Google has unveiled the new ‘Look and Talk’ feature for its Nest Hub Max. Like most virtual assistants, Google’s has up to now required you to activate it with a wake phrase (“Hey, Google” or “OK Google”). That triggers the software to start listening to what you say.
But what if you’re a really, really busy person and saying those two words is an unacceptable use of your valuable time? That’s where Look and Talk comes in. Just look at the Nest Hub Max and you can give it instructions without the wasted effort of those wake words. Your life will never be the same!
Sarcasm aside, this feature is certainly pretty impressive from a technical standpoint. The software needs to do a lot of work to not only recognise your face but determine if you’re actually looking at the Nest Hub Max or simply gazing in its rough direction whilst talking to someone else. Making that work is quite an achievement.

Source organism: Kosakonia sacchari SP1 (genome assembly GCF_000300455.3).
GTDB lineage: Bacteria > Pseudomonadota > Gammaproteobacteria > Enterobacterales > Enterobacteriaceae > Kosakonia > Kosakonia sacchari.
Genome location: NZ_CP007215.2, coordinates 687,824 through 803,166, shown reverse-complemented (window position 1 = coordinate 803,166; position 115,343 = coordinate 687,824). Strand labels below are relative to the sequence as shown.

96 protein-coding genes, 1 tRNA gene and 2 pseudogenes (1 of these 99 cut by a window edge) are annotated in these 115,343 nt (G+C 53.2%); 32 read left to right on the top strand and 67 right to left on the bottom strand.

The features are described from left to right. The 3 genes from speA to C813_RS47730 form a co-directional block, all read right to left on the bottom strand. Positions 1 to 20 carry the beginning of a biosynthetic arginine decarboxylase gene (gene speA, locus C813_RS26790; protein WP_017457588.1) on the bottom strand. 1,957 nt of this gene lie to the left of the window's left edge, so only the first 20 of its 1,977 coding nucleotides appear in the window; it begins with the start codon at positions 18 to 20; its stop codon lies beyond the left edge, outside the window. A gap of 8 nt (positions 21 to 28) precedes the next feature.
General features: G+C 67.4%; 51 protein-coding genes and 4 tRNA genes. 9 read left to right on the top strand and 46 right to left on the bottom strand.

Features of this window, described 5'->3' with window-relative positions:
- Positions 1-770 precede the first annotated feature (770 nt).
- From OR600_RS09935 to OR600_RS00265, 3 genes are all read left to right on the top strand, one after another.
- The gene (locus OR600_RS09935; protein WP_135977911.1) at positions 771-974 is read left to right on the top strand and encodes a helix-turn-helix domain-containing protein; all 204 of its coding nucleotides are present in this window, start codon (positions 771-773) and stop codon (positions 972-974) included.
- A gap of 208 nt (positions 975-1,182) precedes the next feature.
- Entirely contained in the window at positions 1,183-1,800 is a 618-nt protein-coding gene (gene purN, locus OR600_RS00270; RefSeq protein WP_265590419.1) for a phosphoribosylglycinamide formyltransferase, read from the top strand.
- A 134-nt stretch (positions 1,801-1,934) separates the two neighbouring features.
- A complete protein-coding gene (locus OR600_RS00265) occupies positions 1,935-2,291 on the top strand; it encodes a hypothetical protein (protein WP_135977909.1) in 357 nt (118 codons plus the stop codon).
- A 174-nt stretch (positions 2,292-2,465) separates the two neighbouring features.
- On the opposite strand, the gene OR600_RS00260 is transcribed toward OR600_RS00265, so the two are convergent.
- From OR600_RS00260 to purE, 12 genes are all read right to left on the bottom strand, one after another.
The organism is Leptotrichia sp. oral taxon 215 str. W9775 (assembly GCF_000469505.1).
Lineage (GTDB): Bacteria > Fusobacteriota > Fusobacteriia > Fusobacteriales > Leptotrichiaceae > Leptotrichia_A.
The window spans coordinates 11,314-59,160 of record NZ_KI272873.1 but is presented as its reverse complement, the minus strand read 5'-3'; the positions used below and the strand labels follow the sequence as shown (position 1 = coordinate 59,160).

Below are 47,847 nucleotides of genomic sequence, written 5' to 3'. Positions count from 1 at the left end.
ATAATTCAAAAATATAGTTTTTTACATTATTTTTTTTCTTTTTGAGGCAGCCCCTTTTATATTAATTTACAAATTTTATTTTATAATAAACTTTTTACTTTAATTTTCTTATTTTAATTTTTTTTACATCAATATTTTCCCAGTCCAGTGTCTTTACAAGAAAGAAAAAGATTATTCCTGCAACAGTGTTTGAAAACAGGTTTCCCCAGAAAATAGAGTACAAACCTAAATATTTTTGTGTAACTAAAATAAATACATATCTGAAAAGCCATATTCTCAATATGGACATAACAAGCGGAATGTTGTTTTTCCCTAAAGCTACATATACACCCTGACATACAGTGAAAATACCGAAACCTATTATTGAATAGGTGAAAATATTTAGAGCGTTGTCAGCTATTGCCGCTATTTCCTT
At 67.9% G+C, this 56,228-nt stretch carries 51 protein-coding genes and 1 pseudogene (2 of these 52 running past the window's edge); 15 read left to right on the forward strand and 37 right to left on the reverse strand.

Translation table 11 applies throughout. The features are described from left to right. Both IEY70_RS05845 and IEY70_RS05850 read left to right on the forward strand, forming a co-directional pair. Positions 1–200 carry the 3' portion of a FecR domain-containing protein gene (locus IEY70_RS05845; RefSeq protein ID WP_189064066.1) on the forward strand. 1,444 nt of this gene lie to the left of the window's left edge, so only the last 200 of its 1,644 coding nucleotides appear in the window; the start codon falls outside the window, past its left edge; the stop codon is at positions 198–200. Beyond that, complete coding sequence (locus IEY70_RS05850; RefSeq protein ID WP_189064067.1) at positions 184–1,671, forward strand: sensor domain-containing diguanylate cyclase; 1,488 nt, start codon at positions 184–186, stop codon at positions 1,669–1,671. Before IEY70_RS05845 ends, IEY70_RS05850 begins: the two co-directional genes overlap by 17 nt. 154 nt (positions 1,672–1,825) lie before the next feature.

But do we really need it?
And, of course, there’s a big privacy issue here: for this to work, the camera needs to be always on. For that reason, all the relevant facial analysis takes place on your Nest Hub Max itself, not in the cloud. That probably makes it unlikely that we’ll see the feature rolled out to lower end devices. And you’ll have to opt-in to use Look and Talk as well as enable Voice Match and Face Match.
Even so, I find this a little… creepy. We’re already becoming acclimatised to ‘always on’ microphones listening to us, now we have the prospect of ‘always on’ cameras watching us. Yes, this implementation appears to tick the privacy boxes. But will it help clear the way for something far nastier – not neccessarily from Google – further down the line?
(Note that this feature requires a camera so it works with the Nest Hub Max not the cameraless Nest Hub)